Shrapnel shells were anti-personnel artillery munitions which carried many individual bullets close to the target and then ejected them to allow them to continue along the shell's trajectory and strike the target individually. They relied almost entirely on the shell's velocity for their lethality. The munition has been obsolete since the end of World War I for anti-personnel use, when it was superseded by high-explosive shells for that role. The functioning and principles behind Shrapnel shells are fundamentally different from high-explosive shell fragmentation. Shrapnel is named after Major-General Henry Shrapnel (1761–1842), a British artillery officer, whose experiments, initially conducted on his own time and at his own expense, culminated in the design and development of a new type of artillery shell.

M18 Claymore mine American directional anti-personnel mine

The M18A1 Claymore is a directional anti-personnel mine developed for the United States Armed Forces. Its inventor, Norman MacLeod, named the mine after a large medieval Scottish sword. Unlike a conventional land mine, the Claymore is command-detonated and directional, meaning it is fired by remote-control and shoots a pattern of metal balls into the kill zone like a shotgun. The Claymore can also be victim-activated by booby-trapping it with a tripwire firing system for use in area denial operations.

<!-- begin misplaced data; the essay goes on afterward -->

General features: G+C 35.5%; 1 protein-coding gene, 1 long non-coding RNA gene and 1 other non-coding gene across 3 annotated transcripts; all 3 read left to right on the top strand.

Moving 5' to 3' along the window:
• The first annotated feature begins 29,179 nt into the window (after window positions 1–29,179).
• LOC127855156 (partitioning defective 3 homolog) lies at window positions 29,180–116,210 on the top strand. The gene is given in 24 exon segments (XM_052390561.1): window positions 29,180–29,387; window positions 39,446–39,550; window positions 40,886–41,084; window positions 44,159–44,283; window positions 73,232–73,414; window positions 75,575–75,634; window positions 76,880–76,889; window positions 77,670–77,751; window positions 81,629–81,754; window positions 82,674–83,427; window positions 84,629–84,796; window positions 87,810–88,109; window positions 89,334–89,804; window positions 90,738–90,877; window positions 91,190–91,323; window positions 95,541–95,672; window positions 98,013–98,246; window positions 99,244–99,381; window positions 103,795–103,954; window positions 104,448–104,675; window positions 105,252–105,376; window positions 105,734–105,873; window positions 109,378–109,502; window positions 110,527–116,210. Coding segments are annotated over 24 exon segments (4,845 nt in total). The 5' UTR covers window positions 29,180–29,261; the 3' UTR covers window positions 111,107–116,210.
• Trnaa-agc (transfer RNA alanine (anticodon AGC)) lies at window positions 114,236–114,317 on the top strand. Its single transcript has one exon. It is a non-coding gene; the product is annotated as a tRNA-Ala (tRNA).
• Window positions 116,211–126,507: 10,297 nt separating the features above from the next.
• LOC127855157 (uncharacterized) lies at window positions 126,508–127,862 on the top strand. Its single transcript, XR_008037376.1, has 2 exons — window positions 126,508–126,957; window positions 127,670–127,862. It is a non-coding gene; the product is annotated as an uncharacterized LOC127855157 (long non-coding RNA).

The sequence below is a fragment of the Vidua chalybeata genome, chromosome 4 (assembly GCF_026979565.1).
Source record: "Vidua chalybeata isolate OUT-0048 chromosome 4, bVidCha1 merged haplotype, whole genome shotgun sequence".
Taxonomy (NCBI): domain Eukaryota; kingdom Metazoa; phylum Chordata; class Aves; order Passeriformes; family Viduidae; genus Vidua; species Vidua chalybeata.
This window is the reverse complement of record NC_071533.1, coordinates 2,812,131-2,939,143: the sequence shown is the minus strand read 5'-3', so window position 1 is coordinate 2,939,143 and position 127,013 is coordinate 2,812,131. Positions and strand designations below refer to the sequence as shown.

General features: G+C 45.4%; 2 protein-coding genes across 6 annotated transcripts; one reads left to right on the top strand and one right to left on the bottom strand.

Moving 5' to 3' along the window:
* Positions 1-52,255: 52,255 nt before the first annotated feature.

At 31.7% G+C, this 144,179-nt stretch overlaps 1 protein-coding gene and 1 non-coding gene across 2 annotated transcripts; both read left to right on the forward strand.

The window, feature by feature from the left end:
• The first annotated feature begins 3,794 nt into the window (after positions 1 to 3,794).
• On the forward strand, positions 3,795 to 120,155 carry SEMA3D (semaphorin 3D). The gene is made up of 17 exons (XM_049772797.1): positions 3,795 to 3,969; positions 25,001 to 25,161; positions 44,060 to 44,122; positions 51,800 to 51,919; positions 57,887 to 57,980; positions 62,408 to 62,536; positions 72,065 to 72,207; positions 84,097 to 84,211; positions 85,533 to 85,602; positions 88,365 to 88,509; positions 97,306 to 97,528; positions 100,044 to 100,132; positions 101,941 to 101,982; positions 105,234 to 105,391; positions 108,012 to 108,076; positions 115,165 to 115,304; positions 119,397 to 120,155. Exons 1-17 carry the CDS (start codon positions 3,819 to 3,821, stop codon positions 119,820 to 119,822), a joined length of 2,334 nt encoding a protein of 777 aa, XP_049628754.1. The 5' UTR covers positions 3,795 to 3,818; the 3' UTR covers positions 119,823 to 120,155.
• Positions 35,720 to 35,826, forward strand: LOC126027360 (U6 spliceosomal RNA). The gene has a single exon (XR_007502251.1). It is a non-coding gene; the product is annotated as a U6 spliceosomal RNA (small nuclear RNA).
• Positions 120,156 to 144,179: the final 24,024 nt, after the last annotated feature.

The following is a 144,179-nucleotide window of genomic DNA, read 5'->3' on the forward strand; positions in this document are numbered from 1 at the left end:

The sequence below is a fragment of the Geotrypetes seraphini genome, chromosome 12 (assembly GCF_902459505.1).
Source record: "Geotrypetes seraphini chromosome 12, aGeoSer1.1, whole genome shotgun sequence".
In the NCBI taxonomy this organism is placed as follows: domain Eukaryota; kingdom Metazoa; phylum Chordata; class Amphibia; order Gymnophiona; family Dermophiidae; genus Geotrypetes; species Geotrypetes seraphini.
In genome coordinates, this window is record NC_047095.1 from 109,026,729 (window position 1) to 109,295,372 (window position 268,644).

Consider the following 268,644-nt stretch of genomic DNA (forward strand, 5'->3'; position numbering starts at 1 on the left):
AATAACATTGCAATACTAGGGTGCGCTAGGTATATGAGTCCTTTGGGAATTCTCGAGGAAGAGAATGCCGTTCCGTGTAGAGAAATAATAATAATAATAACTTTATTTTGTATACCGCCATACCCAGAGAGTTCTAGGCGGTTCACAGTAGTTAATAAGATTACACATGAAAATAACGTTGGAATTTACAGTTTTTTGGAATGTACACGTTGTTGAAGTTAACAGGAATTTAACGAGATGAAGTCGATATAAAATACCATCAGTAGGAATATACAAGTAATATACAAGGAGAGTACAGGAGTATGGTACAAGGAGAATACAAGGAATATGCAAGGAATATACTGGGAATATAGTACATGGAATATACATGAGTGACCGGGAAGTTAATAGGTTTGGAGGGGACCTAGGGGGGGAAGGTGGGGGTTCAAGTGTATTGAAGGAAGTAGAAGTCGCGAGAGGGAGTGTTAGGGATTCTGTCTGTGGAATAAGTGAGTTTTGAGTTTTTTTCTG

Bomb explosive weapon that uses exothermic reaction

A bomb is an explosive weapon that uses the exothermic reaction of an explosive material to provide an extremely sudden and violent release of energy. Detonations inflict damage principally through ground- and atmosphere-transmitted mechanical stress, the impact and penetration of pressure-driven projectiles, pressure damage, and explosion-generated effects. Bombs have been utilized since the 11th century starting in East Asia.